Saturday, June 23, 2018

Scott Walker, Education Governor?!

Scott Walker has signaled his intention to run for re-election as governor of Wisconsin by running on his record as an "education governor," because up is down and ignorance is strength and we have always been at war with Oceana.

This branding choice may seem counter-intuitive, but Walker has decided to run in the slipstream of Donald Trump, where reality dances to the beat of a distant drunken dj. It was Walker this last week, virtually alone among prominent Republicans (unless you count Maine's LePage, who is like Trump with none of the polish or charm) in standing by Trump's Kidnap Kids for a Wall program.

This frickin' guy
Walker's signature achievement in the realm of education is Act 10. Walker likes to call the 2011 proposal of this bill "dropping the bomb," and that's a fair characterization. The bill shifted pension and health insurance costs to teachers. It took a shot at undermining Wisconsin's flagship university. And most notably, it stripped public employees of the right to collectively bargain, while also doing away with any sort of job protections-- teachers would only be contracted one year at a time. Then in 2012 he took a machete to school funding, only so that five years later he could offer some money back to school districts-- but only if they could prove that they had used Act 10 to cut teacher pay. It was a clever way to force the hand of districts that were still trying to do the right thing, what we might call "a dick move." Meanwhile, his legislature has been working hard to stop throwing money at public schools and start throwing it at vouchers and charters.

Act 10 was supposed to make the Wisconsin economy boom. It didn't-- Wisconsin's growth was low for the region. It was supposed to beat down the union. It did do that a bit. It was supposed to turn teaching into a buyer's market, where no job was secure and the cost of labor was kept low. It did that, too. And it was meant to transform the teacher "workforce" into a group of young temps who would not stick around long enough to rock the boat or threaten the piggy bank. That seems to be working. And while this may not have been an intended result, Wisconsin is also facing "historic teacher shortages." The pipeline is drying up. It's almost as if something has made teaching a far less appealing profession than it used to be.

Act 10 was also supposed to lay a foundation for Walker's national aspirations. But you may very well have already forgotten that he was one of the clown car full of Republicans routed by Donalt Trump-- he even said mean things about Trump as he slunk back home.

And somehow all that led us to this point:

“I’m affirming the fact that I’m a pro-education governor,” Walker said in an interview Monday. “I’m going to continue to be a pro-education governor and build off of that.”

Does that seem nuts? Well, remember that Walker easily survived a recall election in 2012, when unions and Democrats were determined to make him pay for Act 10. His support runs deep in the state, as witnessed by pieces like this fawning editorial in the Journal Sentinel by Christian Schneider.

Schneider claims that Walker has redefined the word "education," first by setting up the straw man that Democrats define "education" as spending a bunch of money on public schools. But using spending increases to "prop up lavish health and pension benefits for public school teachers" doesn't help educate. No, Walker allowed districts "more flexibility in hiring younger, more dynamic teachers" (who could be paid less and replaced with even younger teachers in just a few years). Also, Schneider reminds us, vouchers allow "low-income parents the option to choose how their children are best served." That's a lie, of course-- Wisconsin vouchers, like most voucher programs, allow public tax dollars to be funneled to private religious schools. Non-public options are awesome, Schneider asserts, because if they weren't, parents would leave them.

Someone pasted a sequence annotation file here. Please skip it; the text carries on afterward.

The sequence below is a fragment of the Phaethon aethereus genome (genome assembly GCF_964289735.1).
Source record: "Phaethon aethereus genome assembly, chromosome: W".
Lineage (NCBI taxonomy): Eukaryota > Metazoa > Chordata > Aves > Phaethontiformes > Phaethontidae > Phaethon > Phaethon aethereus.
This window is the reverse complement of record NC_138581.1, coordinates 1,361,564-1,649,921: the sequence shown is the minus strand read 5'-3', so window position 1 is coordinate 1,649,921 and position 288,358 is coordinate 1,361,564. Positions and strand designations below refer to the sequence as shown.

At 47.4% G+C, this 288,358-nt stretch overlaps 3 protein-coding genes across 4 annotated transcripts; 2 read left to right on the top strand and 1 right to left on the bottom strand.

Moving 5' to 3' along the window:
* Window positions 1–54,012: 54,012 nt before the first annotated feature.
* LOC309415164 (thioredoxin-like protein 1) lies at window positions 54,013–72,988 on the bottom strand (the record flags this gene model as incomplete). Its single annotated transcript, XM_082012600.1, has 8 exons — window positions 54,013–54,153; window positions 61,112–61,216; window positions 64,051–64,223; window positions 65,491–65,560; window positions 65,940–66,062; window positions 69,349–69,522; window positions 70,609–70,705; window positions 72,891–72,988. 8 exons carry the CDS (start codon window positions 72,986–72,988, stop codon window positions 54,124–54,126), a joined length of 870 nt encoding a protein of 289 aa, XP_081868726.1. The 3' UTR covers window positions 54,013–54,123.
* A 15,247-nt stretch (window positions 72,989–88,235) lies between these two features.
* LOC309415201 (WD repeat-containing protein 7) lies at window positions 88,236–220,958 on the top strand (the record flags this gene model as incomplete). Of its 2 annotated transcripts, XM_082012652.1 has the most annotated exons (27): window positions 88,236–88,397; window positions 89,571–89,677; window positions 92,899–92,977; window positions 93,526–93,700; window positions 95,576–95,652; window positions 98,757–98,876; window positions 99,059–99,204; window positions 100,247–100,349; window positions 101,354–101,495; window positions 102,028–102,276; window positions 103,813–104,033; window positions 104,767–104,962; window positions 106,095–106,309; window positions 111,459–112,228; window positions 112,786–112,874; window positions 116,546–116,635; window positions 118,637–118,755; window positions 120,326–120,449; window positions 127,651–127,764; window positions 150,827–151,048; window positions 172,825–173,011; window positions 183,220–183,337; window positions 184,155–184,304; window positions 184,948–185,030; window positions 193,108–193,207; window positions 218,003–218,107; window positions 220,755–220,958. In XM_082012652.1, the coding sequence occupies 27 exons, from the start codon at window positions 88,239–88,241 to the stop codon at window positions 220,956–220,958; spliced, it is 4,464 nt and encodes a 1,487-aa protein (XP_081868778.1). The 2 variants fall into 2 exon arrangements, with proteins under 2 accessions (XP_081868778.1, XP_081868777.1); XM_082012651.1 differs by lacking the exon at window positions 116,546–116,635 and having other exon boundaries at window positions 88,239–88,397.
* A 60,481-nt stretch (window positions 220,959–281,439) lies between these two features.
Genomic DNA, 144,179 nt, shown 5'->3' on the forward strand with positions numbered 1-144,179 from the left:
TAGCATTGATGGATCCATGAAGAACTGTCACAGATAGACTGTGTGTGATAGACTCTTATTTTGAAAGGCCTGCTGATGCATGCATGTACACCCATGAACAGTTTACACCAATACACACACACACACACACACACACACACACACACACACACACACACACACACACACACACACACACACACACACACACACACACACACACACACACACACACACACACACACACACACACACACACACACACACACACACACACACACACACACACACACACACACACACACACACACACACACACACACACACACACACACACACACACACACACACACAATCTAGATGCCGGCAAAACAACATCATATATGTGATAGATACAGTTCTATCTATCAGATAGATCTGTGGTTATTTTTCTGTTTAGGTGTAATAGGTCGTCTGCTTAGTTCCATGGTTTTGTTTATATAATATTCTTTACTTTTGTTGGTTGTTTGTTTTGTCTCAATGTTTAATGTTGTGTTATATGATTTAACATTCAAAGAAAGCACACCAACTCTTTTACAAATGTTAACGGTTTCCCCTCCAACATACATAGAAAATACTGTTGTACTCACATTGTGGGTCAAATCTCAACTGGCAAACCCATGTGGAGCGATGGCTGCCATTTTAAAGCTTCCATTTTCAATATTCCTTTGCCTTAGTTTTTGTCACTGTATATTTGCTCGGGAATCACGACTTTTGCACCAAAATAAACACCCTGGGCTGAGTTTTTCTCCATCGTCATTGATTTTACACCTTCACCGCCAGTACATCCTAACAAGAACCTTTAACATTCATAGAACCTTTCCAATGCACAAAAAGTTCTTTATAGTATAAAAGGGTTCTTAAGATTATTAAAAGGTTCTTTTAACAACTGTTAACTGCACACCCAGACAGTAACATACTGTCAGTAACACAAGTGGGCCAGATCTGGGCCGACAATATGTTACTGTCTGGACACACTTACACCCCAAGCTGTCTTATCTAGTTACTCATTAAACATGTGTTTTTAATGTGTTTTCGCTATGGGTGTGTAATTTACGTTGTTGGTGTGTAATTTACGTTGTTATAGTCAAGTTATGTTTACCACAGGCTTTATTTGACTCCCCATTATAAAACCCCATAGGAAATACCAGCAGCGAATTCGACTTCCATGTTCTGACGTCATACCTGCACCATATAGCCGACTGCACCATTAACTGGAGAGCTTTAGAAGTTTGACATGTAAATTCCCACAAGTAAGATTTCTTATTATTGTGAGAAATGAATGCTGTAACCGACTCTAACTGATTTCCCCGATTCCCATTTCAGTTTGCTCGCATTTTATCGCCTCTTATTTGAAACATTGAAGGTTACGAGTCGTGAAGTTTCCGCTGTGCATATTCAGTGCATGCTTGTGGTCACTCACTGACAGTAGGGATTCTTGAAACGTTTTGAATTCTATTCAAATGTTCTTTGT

Schneider also telegraphs the Walker argument on funding, and this will be a test of voters' memories and math skills. Walker has spent record amounts on education! Which is possible because earlier in his term, Walker cut more money from education than any governor (and spends more on prisons than on higher education, some analysts point out). Now. just in time for election season, he pushed ed spending back up. Here are the caveats-- much of that spending is headed to charter schools and vouchers, and corrected for inflation, it's still less than a decade ago. In fact, Walker is spinning this partial restoration of funding schools used to have as a "reform dividend"-- Act 10 just saved so much money that now he can put some back in education, which is like cutting the family food budget by taking away your kids meat and potatoes, feeding them bread and water for a week and then announcing on Sunday, "We've saved so much money with our food reforms that you'll now get a huge increase of food-- today everyone gets a spoonful of ice cream with lunch!"

This pastiche of half-truths, non-truths, and cynical spin looks like a preview of the Walker re-election campaign. Are people going to buy this baloney? Go read that boot-licking editorial again. Remember that Walker didn't even break a sweat surviving recall. And note that there are ten (count 'em, ten) Democrats jostling for position. It would be nice to see Walker go down in flames-- calling himself an education governor is like calling a nuclear bomb a construction facilitator. If Walker is an education governor, then I am a fitness leader or a hairline advancer. But if Walker is going to go down in flames, it's going to take a lot of hard work and a big bunch of torches. Good luck to the teachers left in Wisconsin.

1 comment:

  1. That is an old sales theory from the days of "Mad Men." If your product has a flaw, feature it.